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In a desktop application, I have a form which the user can edit some data, then save it. When they save, they stay on the same page and get the feedback message like "Campaign saved". And to leave the page and go back to the previous listing, they could either use the browser's back button, or hit "Cancel". Problem I see with Cancel is that I find it dissonant to click "Cancel" right after you hit save and even saw a success message. Like... I just saved it, why would I cancel it right after?

Thoughts? Like use Save / Return buttons? Or is it me overthinking?

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    Master-detail sort of. Edit a record goes into an "enter mode" and saving goes IMO back to master list.
    – sibert
    Nov 10, 2023 at 6:20
  • To avoid the dissonance mentioned of using "cancel" as a formal back button, I'm currently using this approach you said. Save = goes back to master list. It solves the problem, and still makes sense from the point that if I saved it, I'm done with it.
    – feelerino
    Nov 10, 2023 at 12:35
  • Is this a modal or a page? If it is a modal, then "close" is a better label instead of cancel. If it is a page, then a link (not a button) labelled "return to [title of the previous page]" is a better option.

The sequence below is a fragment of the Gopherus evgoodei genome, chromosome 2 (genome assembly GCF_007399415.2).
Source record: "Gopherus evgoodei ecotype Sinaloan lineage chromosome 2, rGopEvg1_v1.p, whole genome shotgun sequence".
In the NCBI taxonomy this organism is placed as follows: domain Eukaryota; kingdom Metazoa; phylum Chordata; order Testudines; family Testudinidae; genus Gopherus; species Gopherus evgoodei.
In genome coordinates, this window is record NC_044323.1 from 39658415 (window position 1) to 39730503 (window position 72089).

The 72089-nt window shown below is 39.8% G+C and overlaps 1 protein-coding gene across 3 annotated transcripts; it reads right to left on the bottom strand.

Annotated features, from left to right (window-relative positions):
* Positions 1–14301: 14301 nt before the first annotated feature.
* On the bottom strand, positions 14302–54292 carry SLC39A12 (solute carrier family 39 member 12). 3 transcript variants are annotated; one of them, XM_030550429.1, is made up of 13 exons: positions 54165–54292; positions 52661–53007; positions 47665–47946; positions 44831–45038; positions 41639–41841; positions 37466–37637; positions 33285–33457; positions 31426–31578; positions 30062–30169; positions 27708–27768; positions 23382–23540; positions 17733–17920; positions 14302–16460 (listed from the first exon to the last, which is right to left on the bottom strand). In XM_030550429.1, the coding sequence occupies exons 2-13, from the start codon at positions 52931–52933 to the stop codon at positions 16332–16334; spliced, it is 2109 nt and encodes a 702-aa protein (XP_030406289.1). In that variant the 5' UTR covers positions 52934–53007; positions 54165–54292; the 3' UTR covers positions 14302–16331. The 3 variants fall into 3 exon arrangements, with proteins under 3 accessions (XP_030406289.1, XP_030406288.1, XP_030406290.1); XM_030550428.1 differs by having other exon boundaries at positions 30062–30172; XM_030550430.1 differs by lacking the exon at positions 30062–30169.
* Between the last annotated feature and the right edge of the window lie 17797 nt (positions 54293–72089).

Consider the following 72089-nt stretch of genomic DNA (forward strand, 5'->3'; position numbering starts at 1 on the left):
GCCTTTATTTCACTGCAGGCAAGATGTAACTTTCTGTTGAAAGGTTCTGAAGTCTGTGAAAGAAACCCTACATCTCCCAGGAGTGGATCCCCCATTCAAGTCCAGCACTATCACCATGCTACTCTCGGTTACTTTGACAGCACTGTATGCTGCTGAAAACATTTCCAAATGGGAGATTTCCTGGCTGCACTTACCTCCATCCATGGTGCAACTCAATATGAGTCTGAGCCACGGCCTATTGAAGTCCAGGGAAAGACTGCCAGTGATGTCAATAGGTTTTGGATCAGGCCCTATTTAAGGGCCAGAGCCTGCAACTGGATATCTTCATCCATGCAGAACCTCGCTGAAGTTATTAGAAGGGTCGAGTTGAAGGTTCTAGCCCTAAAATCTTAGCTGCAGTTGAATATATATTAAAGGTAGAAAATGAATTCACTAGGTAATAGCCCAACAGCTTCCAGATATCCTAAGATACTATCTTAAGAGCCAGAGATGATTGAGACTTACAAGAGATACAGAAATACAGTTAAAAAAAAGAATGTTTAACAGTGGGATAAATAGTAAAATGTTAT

– jazZRo
    Nov 14, 2023 at 11:17

3 Answers 3

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As I understand you want to keep your logic as it is - keep form open even after submitting. To solve your problem, I'd highly recommend you to change the word "cancel" to "close", as it wouldn't scare the user away from thinking that it might unsubmit user's form. There is an interesting article regarding cancel vs. close here. It is trying to solve a little different problem, but gives more sense as to when to use close and when cancel.

If you're interested, there are a couple of recommendations regarding to on how to make UX better if you will keep the form open after submit.

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  • That might work, I'll see with the rest of the team what they think of it comparing to the current solution. If staying on the edit page is really a must, the Close-like button can feel more in place. Thank you for the references!
    – feelerino
    Nov 10, 2023 at 12:40
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I think once you hit "save", it can change to a "Saved" button with a checkmark next to it or some kind of feedback that the item is saved. Then, change "cancel" to "Go Back" to avoid any kind of confusion. This lets the user know their changes were saved, and that going back won't discard any changes they made. enter image description here

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I think you can delete the 'cancel' button since the user still stays on that page after clicking the 'save' button. You can check on the 'edit profile' page from dribbble.

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  • You mean that "save" should also return to the page? Can you elaborate why you advise that?
    – jazZRo
    Nov 14, 2023 at 11:15

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